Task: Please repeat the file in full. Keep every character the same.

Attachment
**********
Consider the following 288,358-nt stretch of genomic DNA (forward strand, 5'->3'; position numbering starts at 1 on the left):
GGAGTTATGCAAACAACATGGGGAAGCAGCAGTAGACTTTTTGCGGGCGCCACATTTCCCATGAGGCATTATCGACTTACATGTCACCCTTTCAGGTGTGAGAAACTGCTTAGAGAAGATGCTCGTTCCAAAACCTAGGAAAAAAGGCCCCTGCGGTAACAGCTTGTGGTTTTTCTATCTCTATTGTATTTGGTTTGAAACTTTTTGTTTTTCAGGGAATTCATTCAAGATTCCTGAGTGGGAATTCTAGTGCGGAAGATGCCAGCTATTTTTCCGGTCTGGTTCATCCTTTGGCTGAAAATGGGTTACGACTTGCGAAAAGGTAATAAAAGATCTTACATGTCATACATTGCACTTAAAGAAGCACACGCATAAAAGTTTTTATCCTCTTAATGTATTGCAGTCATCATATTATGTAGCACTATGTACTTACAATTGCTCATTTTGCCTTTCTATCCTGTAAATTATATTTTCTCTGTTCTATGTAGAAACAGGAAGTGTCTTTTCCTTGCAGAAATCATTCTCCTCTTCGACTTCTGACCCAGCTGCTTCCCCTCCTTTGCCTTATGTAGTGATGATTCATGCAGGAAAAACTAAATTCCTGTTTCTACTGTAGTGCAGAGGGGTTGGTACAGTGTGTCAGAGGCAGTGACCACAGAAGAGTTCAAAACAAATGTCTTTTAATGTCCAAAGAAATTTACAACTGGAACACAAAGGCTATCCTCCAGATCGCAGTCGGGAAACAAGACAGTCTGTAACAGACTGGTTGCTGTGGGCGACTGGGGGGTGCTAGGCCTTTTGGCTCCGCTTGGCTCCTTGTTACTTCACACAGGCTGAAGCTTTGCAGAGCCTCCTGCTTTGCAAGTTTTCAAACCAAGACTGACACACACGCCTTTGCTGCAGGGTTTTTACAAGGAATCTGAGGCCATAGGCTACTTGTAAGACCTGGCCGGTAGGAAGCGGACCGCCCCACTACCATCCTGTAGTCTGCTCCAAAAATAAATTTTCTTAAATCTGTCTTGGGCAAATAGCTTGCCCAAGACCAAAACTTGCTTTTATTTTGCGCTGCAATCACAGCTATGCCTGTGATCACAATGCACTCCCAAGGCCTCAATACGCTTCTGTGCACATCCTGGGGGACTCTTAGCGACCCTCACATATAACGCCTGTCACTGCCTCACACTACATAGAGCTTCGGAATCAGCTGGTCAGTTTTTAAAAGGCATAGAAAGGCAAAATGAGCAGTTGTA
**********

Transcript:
Consider the following 288,358-nt stretch of genomic DNA (forward strand, 5'->3'; position numbering starts at 1 on the left):
GGAGTTATGCAAACAACATGGGGAAGCAGCAGTAGACTTTTTGCGGGCGCCACATTTCCCATGAGGCATTATCGACTTACATGTCACCCTTTCAGGTGTGAGAAACTGCTTAGAGAAGATGCTCGTTCCAAAACCTAGGAAAAAAGGCCCCTGCGGTAACAGCTTGTGGTTTTTCTATCTCTATTGTATTTGGTTTGAAACTTTTTGTTTTTCAGGGAATTCATTCAAGATTCCTGAGTGGGAATTCTAGTGCGGAAGATGCCAGCTATTTTTCCGGTCTGGTTCATCCTTTGGCTGAAAATGGGTTACGACTTGCGAAAAGGTAATAAAAGATCTTACATGTCATACATTGCACTTAAAGAAGCACACGCATAAAAGTTTTTATCCTCTTAATGTATTGCAGTCATCATATTATGTAGCACTATGTACTTACAATTGCTCATTTTGCCTTTCTATCCTGTAAATTATATTTTCTCTGTTCTATGTAGAAACAGGAAGTGTCTTTTCCTTGCAGAAATCATTCTCCTCTTCGACTTCTGACCCAGCTGCTTCCCCTCCTTTGCCTTATGTAGTGATGATTCATGCAGGAAAAACTAAATTCCTGTTTCTACTGTAGTGCAGAGGGGTTGGTACAGTGTGTCAGAGGCAGTGACCACAGAAGAGTTCAAAACAAATGTCTTTTAATGTCCAAAGAAATTTACAACTGGAACACAAAGGCTATCCTCCAGATCGCAGTCGGGAAACAAGACAGTCTGTAACAGACTGGTTGCTGTGGGCGACTGGGGGGTGCTAGGCCTTTTGGCTCCGCTTGGCTCCTTGTTACTTCACACAGGCTGAAGCTTTGCAGAGCCTCCTGCTTTGCAAGTTTTCAAACCAAGACTGACACACACGCCTTTGCTGCAGGGTTTTTACAAGGAATCTGAGGCCATAGGCTACTTGTAAGACCTGGCCGGTAGGAAGCGGACCGCCCCACTACCATCCTGTAGTCTGCTCCAAAAATAAATTTTCTTAAATCTGTCTTGGGCAAATAGCTTGCCCAAGACCAAAACTTGCTTTTATTTTGCGCTGCAATCACAGCTATGCCTGTGATCACAATGCACTCCCAAGGCCTCAATACGCTTCTGTGCACATCCTGGGGGACTCTTAGCGACCCTCACATATAACGCCTGTCACTGCCTCACACTACATAGAGCTTCGGAATCAGCTGGTCAGTTTTTAAAAGGCATAGAAAGGCAAAATGAGCAGTTGTA